Sharing the Stories

‘It is important that the stories, sadness, frustration and loss are shared with the generations to come,’ Tswi Herschel said at the Zoom meeting in the series organized by Descendants of the Shoah Holland.

It was the eve of Holocaust Memorial Day 2021 and none of the numerous people at the Zoom meeting said a word. Not because the Mute button was on, but because of the kind of story it was. The screen was filled with faces, folks on their couch, in their study or living room, alone or with their spouse, most of the lights were dimmed. Jews and gentiles, people of all faiths, observant and complete atheists, a wide range of nationalities and ages and professions. With serious looks on their faces, listening intently.

Tswi presented a brilliant power point presentation. In ten slides, a picture of the emotional well-being of a hidden child growing up knowing he belonged to a community doomed  to disappear down the drain of history, something that did not quite work out that way in the end. A sweeping presentation Tswi refined over a period of six years to include academic findings integrated into his own personal story.

Tswi is not just any story-teller but a very experienced and highly skilled one from the team at the School of Education at Yad Vashem. Only the very best story-tellers speak there, the ones who are able to strike the right tone when describing what was done to the Jews during the Shoah and can link it to post-war life and the essence of what teachers and pupils can learn from a pitch black chapter of history that is a mandatory part of the school curriculum in so many countries today. Yad Vashem turned Tswi’s story into a teaching module and published it in six languages, his personal life story embodied in the message Never Again and Where Did the Story Go From There?

Tswi was only a baby when he was taken in by the Schwencke family, it was all arranged via people his father knew. A story in itself, and when asked about it, Tswi just says, ‘You can see for yourself on YouTube’ (in the link below). To make life safer for him, the Schwenckes brought him to the De Jonghs, a Protestant family in Oosterbeek near Arnhem. There Margje and Willem De Jongh were his mother and father and he had five brothers and sisters. He was loved and did well there, i.e. he survived. As did one of his grandmothers, they were the only two survivors in the family. She wanted to bring him up in a Jewish home, and she did. It was not easy for Tswi, she wouldn’t allow him to have any contact with the family he had been living with. ‘I had a lost youth,’ it says on slide number 9.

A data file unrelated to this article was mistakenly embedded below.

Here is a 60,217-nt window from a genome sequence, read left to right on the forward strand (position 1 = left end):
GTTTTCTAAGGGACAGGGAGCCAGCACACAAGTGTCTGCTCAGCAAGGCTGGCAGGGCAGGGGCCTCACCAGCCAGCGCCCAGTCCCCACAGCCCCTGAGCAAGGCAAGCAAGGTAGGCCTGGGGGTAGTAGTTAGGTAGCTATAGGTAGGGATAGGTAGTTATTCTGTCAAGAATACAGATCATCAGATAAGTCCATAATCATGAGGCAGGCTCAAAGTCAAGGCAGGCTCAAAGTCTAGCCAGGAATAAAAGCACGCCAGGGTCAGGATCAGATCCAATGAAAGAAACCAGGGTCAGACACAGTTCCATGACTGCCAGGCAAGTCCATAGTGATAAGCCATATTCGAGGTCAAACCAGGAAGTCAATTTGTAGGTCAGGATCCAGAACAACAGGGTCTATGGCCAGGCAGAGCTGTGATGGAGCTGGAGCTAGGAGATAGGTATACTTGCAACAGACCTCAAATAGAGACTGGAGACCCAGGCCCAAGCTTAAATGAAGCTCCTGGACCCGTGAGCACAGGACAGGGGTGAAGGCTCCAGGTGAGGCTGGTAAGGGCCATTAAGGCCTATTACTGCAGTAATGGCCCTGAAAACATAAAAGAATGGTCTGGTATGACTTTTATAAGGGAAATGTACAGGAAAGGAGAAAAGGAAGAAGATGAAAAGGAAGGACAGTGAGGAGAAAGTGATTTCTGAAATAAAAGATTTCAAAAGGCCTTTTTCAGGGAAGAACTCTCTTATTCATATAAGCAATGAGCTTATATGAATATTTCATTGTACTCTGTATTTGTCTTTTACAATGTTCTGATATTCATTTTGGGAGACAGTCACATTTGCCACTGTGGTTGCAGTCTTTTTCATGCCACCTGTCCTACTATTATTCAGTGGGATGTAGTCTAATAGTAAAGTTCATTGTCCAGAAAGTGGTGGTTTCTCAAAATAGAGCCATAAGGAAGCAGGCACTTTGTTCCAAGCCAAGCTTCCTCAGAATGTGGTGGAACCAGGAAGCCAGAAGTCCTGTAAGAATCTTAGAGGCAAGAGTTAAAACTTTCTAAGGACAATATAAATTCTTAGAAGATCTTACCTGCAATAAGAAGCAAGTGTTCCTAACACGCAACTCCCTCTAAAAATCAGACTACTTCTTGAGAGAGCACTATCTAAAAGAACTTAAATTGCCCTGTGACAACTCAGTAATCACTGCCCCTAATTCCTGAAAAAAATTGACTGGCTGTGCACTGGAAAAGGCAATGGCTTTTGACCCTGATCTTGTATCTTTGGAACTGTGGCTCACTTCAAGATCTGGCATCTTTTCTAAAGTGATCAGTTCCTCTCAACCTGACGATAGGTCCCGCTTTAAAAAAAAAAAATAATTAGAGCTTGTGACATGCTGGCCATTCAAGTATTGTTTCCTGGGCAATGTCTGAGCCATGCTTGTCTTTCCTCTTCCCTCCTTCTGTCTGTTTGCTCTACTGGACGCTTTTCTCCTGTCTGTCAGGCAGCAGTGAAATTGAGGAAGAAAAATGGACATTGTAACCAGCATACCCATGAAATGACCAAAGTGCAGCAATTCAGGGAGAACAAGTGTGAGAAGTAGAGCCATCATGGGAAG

Nico and Ammy Herschel were only twenty-seven and twenty-four when they were murdered in Sobibor  on June 23, 1943. Their son Tswi recently turned seventy-eight. ‘I have great respect for my parents,’ Tswi says. ‘You can’t imagine what it must have meant to give a child away.’

He was eight when his father’s diaries surfaced. Ten notebooks filled from start to finish that his grandmother had saved and Tswi pored through. His parents were passionate Zionists and Tswi recognized himself in his father’s words. ‘It was all so much like how I saw life myself. I couldn’t have expressed my thoughts and ideas any better.’

In 1986, a successful businessman by then, Tswi immigrated to Israel with his wife Annette and their two teen-age daughters. He never regretted it for a moment and neither did his wife and daughters. With roots in the Netherlands, in that sad story of death and destruction, Tswi found his voice. Corona is keeping him at home now, but normally he travels all across the globe. He is actively involved in the World Federation of Jewish Child Survivors, he studies, he attends and gives lectures and workshops. ‘I don’t do it for free,’ he says. ‘Because if a talk doesn’t cost anything, people treat it like it isn’t worth …. like it doesn’t mean ….’ He raises his eyebrows. We understand what he is saying. Nothing in this life is for free.

Are we happy others want to listen to us, or does the world understand that we as descendants of that genocide, we have a message they won’t hear anywhere else? A message they can learn from and that is worth something, a message about how you live on, how you do it and feel it, a message about trauma and resilience.

‘A child who has been in hiding can’t forget, no way,’ Tswi says. ‘You simply cannot forget. Most of us had to grow up overnight. The past hurts. A child in hiding is a survivor and has a story.’ A story with clear messages. Messages that are relevant today in other contexts and are universal and meaningful.

At 7 p.m. on Monday February 8, The Descendants of the Shoah Holland will be hosting a new lecture on Zoom. The details will be announced soon. If you are interested, you can register for it. Everyone who takes part in Descendants of the Shoah Holland activities will automatically receive a written notice about the lecture.

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